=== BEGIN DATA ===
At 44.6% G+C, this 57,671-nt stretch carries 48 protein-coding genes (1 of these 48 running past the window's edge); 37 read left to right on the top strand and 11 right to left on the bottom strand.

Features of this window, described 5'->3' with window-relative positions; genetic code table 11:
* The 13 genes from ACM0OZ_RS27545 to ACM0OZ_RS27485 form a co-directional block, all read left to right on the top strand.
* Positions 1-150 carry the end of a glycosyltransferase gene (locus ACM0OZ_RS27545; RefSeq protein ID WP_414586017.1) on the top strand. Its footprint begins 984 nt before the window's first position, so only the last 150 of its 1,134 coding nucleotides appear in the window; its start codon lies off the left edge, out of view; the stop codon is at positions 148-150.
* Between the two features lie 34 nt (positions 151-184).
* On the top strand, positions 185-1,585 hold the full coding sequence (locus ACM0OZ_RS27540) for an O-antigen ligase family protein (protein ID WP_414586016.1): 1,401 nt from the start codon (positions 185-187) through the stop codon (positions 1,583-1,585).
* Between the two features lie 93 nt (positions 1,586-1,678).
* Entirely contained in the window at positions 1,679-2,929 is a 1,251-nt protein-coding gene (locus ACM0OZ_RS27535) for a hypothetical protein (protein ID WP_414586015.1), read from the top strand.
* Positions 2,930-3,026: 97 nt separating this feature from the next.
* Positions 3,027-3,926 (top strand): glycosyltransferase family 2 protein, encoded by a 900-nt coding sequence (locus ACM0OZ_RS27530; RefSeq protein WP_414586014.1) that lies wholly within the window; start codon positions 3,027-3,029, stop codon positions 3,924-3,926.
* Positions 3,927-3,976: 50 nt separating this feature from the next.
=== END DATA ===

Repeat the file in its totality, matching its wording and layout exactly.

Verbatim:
At 44.6% G+C, this 57,671-nt stretch carries 48 protein-coding genes (1 of these 48 running past the window's edge); 37 read left to right on the top strand and 11 right to left on the bottom strand.

Features of this window, described 5'->3' with window-relative positions; genetic code table 11:
* The 13 genes from ACM0OZ_RS27545 to ACM0OZ_RS27485 form a co-directional block, all read left to right on the top strand.
* Positions 1-150 carry the end of a glycosyltransferase gene (locus ACM0OZ_RS27545; RefSeq protein ID WP_414586017.1) on the top strand. Its footprint begins 984 nt before the window's first position, so only the last 150 of its 1,134 coding nucleotides appear in the window; its start codon lies off the left edge, out of view; the stop codon is at positions 148-150.
* Between the two features lie 34 nt (positions 151-184).
* On the top strand, positions 185-1,585 hold the full coding sequence (locus ACM0OZ_RS27540) for an O-antigen ligase family protein (protein ID WP_414586016.1): 1,401 nt from the start codon (positions 185-187) through the stop codon (positions 1,583-1,585).
* Between the two features lie 93 nt (positions 1,586-1,678).
* Entirely contained in the window at positions 1,679-2,929 is a 1,251-nt protein-coding gene (locus ACM0OZ_RS27535) for a hypothetical protein (protein ID WP_414586015.1), read from the top strand.
* Positions 2,930-3,026: 97 nt separating this feature from the next.
* Positions 3,027-3,926 (top strand): glycosyltransferase family 2 protein, encoded by a 900-nt coding sequence (locus ACM0OZ_RS27530; RefSeq protein WP_414586014.1) that lies wholly within the window; start codon positions 3,027-3,029, stop codon positions 3,924-3,926.
* Positions 3,927-3,976: 50 nt separating this feature from the next.